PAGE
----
The Imperial models still had those freestanding headlights. The rear had been cleaned up, and at least the tail lights looked like they belonged to the car, instead of standing up like an egg on a fence post. For the first time, Imperial had no models priced less than $5,000. The convertible model were pushing the $6,000 line. The line did do much better in 1963 than 1962.
The 1963 Plymouth were as divorced from the 1962 cars as Elizabeth Taylor was from Richard Burton. For the first time in a long time, Plymouth was generating its own excitement. We had several convertibles and 2 door hard tops in the Sport Fury line. They went on opening night! It was great. Plymouth continued with its models, the Savoy, the Belvedere, and the Fury. The standard engine was the 225 slant six on all except the Sport Fury Convertible, which was mandated a 318 cubic inch V-8.
The top engine available for standard street use was the 383 cubic inch V-8 that put out 330 horsepower — unless you were going racing. My brother’s use of the store-sponsored 1962 Savoy with the 413 short ram had turned him into a professional driver; my brother was able to garner a nice income from racing, with sponsors from Quaker State’s local distributor, Goodyear, and Racemaster tires. Dad may have bought the cars, but my brother got all the income to race them on his own.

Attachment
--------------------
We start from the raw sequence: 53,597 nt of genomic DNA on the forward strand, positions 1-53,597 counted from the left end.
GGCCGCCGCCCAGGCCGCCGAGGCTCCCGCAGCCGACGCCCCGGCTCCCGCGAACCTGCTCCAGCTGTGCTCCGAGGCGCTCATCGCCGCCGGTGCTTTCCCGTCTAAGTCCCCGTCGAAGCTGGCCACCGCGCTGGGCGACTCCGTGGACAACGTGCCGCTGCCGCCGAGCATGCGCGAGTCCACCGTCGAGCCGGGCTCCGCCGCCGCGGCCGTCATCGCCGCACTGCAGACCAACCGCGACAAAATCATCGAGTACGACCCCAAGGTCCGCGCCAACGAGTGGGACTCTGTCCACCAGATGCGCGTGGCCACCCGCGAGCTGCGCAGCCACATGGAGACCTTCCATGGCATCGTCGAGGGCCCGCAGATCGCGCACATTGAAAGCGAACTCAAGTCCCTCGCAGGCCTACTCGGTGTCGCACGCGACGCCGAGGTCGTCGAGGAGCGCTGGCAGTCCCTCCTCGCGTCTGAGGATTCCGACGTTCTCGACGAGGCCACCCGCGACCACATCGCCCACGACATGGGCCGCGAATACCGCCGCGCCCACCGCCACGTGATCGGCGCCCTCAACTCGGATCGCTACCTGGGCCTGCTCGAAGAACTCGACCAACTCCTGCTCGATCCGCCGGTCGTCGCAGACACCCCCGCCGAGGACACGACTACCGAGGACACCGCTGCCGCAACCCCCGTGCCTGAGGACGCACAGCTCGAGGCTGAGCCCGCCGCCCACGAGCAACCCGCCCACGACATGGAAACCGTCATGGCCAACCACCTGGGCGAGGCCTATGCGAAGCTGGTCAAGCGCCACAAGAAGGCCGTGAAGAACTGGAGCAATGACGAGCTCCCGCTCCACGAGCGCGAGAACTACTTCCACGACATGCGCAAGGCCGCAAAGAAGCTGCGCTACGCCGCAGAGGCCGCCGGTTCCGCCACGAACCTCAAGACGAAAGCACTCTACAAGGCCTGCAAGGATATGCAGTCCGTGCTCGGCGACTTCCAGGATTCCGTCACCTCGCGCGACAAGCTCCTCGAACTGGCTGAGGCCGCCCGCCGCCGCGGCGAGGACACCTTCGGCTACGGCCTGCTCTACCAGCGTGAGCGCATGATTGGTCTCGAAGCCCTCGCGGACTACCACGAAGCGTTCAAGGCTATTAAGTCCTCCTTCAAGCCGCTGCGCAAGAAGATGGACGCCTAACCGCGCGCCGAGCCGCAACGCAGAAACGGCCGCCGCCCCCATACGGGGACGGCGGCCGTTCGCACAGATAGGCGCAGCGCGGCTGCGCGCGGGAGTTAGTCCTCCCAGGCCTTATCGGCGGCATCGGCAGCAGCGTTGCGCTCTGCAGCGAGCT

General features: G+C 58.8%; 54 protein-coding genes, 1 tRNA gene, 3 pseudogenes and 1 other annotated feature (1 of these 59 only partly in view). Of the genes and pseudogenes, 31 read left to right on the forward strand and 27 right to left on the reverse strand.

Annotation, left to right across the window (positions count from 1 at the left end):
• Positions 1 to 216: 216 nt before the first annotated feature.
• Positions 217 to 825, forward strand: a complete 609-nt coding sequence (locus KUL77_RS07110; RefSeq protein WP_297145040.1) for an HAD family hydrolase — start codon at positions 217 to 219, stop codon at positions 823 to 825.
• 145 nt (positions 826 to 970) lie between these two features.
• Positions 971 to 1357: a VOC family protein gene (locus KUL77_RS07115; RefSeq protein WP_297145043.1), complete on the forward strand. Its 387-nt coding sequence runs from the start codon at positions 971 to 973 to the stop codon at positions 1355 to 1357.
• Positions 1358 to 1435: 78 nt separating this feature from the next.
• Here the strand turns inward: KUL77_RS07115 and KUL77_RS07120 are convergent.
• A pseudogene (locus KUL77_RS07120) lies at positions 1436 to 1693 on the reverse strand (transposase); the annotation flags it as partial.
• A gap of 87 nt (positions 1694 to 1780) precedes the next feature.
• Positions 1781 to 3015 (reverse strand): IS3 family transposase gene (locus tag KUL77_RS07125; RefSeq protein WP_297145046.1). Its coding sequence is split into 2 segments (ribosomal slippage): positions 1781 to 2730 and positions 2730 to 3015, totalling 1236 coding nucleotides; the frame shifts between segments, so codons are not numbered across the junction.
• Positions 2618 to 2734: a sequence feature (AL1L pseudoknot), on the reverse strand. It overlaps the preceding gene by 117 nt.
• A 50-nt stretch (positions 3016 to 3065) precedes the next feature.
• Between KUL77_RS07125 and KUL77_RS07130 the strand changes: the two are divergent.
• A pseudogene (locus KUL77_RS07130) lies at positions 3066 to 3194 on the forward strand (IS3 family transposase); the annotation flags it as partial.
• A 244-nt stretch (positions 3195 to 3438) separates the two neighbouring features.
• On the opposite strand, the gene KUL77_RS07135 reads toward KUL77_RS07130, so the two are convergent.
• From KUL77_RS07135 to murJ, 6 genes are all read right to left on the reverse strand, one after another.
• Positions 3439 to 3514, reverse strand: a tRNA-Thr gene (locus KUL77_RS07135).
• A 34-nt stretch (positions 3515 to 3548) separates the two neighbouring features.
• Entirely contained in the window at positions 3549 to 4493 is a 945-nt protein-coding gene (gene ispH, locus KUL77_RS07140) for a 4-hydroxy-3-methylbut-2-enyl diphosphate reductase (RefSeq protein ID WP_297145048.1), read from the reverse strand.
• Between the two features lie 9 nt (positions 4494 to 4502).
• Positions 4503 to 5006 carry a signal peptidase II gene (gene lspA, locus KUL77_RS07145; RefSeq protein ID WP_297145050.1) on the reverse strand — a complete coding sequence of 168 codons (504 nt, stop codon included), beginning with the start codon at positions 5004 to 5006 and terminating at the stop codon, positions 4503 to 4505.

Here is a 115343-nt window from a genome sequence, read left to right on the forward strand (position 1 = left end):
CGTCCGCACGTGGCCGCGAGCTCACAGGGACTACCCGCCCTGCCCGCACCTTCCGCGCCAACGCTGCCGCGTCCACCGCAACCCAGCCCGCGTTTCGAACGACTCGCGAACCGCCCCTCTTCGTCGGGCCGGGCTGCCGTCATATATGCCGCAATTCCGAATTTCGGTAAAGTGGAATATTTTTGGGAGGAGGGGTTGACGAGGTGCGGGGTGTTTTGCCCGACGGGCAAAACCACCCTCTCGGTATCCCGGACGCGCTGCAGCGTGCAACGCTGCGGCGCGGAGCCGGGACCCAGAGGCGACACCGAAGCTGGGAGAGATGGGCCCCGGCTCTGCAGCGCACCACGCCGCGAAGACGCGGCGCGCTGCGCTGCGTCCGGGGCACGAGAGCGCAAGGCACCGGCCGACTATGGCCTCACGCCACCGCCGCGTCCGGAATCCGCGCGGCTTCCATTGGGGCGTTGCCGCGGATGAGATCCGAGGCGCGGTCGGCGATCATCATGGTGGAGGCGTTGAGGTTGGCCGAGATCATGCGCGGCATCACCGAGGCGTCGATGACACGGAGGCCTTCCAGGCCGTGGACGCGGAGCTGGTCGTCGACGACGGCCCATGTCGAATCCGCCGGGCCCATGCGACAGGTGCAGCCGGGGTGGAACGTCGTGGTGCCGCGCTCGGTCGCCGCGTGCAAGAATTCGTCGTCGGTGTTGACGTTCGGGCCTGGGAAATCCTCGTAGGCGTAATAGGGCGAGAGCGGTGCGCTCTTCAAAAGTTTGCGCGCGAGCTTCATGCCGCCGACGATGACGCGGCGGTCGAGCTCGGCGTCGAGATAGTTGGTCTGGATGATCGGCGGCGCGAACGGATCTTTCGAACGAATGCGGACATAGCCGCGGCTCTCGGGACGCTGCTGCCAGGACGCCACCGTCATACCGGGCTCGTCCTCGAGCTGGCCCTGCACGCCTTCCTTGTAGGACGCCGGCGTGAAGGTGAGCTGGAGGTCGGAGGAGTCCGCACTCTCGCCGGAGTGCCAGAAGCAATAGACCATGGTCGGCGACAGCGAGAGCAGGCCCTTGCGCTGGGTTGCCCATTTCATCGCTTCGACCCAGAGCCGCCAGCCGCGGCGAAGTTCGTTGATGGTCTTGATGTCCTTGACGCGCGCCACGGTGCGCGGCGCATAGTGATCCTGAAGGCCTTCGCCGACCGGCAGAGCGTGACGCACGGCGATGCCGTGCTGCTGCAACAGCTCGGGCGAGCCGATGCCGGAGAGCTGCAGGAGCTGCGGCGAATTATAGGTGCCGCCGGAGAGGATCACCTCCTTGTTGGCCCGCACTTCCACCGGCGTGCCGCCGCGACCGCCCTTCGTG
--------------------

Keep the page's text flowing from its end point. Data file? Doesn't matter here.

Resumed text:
We knew we were going to have a good year, when Mrs. Beachum came in and got her new Plymouth, trading in her absolutely cherry 1962 model. She liked the 1963 styling, and was gratified that we had gotten rid of the fins.
Some five years after the 1958 models were only a memory, I found my first car. Yes, it was a 1958 Plymouth Belvedere 2 door hard top. It had a black roof, red body, and that long aluminum spear down the side. It also had premium hub caps and white wall tires. It was equipped with the 3 speed Torqueflite, power steering, power brakes, and a gorgeous red, black and silver vinyl interior. One afternoon, I saw the Plymouth sitting inside the garage. Maybe because it was still so new looking, I let my curiosity overcome my caution and walked right up to the car. I don’t know what I would have done if he had kept an overprotective dog... but he didn’t.